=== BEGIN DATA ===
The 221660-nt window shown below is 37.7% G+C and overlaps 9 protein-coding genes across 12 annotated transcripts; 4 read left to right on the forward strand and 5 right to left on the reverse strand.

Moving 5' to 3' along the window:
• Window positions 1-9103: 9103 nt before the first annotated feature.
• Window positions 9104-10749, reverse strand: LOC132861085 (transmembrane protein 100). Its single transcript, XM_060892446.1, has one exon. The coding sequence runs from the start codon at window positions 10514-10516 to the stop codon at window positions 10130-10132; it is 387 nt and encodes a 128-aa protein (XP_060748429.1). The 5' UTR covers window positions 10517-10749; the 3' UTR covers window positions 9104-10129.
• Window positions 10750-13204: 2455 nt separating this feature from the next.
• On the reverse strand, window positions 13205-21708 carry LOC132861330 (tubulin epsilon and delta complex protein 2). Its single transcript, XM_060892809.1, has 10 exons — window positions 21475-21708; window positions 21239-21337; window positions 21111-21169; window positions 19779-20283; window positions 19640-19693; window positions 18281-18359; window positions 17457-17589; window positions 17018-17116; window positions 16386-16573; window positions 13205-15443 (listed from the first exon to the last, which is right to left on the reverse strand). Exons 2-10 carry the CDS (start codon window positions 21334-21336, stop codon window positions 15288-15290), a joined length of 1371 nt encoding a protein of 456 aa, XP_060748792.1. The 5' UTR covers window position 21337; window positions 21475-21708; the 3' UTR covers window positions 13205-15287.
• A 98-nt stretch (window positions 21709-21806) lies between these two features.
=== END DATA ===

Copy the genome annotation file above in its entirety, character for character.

The 221660-nt window shown below is 37.7% G+C and overlaps 9 protein-coding genes across 12 annotated transcripts; 4 read left to right on the forward strand and 5 right to left on the reverse strand.

Moving 5' to 3' along the window:
• Window positions 1-9103: 9103 nt before the first annotated feature.
• Window positions 9104-10749, reverse strand: LOC132861085 (transmembrane protein 100). Its single transcript, XM_060892446.1, has one exon. The coding sequence runs from the start codon at window positions 10514-10516 to the stop codon at window positions 10130-10132; it is 387 nt and encodes a 128-aa protein (XP_060748429.1). The 5' UTR covers window positions 10517-10749; the 3' UTR covers window positions 9104-10129.
• Window positions 10750-13204: 2455 nt separating this feature from the next.
• On the reverse strand, window positions 13205-21708 carry LOC132861330 (tubulin epsilon and delta complex protein 2). Its single transcript, XM_060892809.1, has 10 exons — window positions 21475-21708; window positions 21239-21337; window positions 21111-21169; window positions 19779-20283; window positions 19640-19693; window positions 18281-18359; window positions 17457-17589; window positions 17018-17116; window positions 16386-16573; window positions 13205-15443 (listed from the first exon to the last, which is right to left on the reverse strand). Exons 2-10 carry the CDS (start codon window positions 21334-21336, stop codon window positions 15288-15290), a joined length of 1371 nt encoding a protein of 456 aa, XP_060748792.1. The 5' UTR covers window position 21337; window positions 21475-21708; the 3' UTR covers window positions 13205-15287.
• A 98-nt stretch (window positions 21709-21806) lies between these two features.